Rouble, ringgit and won: Emerging market currencies are getting hammered

 
Jessica Morris
Follow Jessica
Russian rouble fell 1.5 per cent against the dollar (Source: Getty)

Emerging market currencies continued to slide today, amid growing anxiety over China's slowing economy.

The selloff accelerated after a purchasing managers survey released early this morning showed China's factories contracted at the fastest rate in almost six-and-a-half-years in August.

Malaysia's ringgit fell nearly one per cent against the dollar, while South Korea’s won shed 0.8 per cent. Meanwhile, India's rupee hit a two-year low. However it was the Russian rouble that took the biggest hit, careering 1.5 per cent lower.

Heightened concern also ripped through Asian markets, as Hong Kong's Hang Seng index slid 1.5 per cent. The Taiwan Stock Exchange also shed three per cent, while the Jakarta Composite Index fell 2.4 per cent. And China's benchmark Shanghai Composite index was down as much as 4.6 per cent earlier in the day.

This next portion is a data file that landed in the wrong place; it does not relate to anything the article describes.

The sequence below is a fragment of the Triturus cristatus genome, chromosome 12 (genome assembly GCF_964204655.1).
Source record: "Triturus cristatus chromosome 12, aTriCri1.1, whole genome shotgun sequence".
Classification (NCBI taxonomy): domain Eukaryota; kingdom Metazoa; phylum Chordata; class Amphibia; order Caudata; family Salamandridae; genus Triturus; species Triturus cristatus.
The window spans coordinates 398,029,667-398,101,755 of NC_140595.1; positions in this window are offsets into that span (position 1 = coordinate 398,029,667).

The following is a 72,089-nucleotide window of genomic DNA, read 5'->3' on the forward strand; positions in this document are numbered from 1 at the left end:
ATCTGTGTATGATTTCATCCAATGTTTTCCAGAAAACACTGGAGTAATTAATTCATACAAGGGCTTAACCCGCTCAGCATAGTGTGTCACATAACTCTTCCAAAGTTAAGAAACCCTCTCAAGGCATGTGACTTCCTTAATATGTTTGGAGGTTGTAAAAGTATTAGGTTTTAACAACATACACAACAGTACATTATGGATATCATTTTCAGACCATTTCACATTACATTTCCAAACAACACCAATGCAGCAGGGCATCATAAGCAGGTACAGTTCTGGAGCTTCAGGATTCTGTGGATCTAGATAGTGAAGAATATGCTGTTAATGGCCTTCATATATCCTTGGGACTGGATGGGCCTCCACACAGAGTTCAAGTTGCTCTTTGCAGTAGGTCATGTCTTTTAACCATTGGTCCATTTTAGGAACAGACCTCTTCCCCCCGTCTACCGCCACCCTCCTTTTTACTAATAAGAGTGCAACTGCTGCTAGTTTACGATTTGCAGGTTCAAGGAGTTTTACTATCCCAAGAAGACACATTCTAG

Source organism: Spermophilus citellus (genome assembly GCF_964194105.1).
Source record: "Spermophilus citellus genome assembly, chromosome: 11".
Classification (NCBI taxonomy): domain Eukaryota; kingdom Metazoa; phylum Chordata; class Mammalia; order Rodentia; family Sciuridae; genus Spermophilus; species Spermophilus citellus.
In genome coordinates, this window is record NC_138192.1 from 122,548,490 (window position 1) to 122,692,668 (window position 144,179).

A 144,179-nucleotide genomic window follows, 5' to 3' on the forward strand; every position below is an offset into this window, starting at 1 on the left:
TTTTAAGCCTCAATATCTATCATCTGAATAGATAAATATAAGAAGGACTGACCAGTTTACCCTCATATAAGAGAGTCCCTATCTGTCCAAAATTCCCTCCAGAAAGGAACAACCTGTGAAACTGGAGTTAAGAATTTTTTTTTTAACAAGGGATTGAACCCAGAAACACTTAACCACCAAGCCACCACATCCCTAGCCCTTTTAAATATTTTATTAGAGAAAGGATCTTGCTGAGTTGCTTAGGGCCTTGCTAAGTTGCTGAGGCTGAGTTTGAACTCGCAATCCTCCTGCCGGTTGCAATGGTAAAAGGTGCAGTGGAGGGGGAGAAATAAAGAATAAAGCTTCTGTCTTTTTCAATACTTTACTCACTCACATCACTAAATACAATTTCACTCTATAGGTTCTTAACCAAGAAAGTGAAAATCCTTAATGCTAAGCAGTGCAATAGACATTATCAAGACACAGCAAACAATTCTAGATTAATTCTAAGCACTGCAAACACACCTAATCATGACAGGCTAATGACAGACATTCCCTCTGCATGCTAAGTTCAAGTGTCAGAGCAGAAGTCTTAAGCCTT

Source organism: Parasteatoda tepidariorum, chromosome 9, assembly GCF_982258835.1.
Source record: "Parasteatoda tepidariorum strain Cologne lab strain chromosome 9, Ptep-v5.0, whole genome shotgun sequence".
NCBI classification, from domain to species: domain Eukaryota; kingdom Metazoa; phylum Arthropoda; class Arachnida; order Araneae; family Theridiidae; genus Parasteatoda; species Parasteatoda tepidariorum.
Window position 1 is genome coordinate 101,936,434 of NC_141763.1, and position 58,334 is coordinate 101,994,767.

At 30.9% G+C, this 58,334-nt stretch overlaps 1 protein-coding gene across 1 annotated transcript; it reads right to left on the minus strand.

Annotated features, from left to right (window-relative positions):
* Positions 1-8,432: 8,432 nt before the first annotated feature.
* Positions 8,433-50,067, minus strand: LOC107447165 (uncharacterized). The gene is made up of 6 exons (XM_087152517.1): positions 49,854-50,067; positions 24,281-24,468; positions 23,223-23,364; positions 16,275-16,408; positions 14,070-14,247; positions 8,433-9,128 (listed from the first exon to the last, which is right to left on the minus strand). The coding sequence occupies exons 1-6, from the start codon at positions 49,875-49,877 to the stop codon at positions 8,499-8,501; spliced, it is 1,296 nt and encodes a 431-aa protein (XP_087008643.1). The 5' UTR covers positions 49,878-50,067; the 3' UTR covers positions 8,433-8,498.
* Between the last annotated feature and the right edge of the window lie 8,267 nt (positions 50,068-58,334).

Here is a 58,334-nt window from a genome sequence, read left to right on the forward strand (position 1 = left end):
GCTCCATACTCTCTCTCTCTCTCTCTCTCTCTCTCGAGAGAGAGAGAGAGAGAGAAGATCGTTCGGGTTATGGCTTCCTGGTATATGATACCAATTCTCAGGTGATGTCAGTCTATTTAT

Emerging market assets have also been rocked by concerns China's recent devaluation of the renminbi could spark a global currency war, a renewed rout in global oil prices as well as suggestions that the US Federal Reserve is gearing up to hike interest rates.

A purchasing managers survey released earlier today suggested Europe has so far remained inoculated from any emerging market trauma. Markit's flash PMI showed business growth unexpectedly picked up pace this month.

"We draw some encouragement from the fact that they appear to show limited signs as of yet of significant spillovers from weaker foreign demand, particularly in emerging markets," Timo del Carpio, European economist at RBC Capital Markets, said.

"Germany’s manufacturing print actually rose to a 16-month high, despite being among the more exposed to emerging markets via trade links. This may well support the view that a strengthening recovery in other advanced economies, which serve as far more important trading partners for euro area member states, may help offset weakness in certain EMs, at least in the short term."

Related articles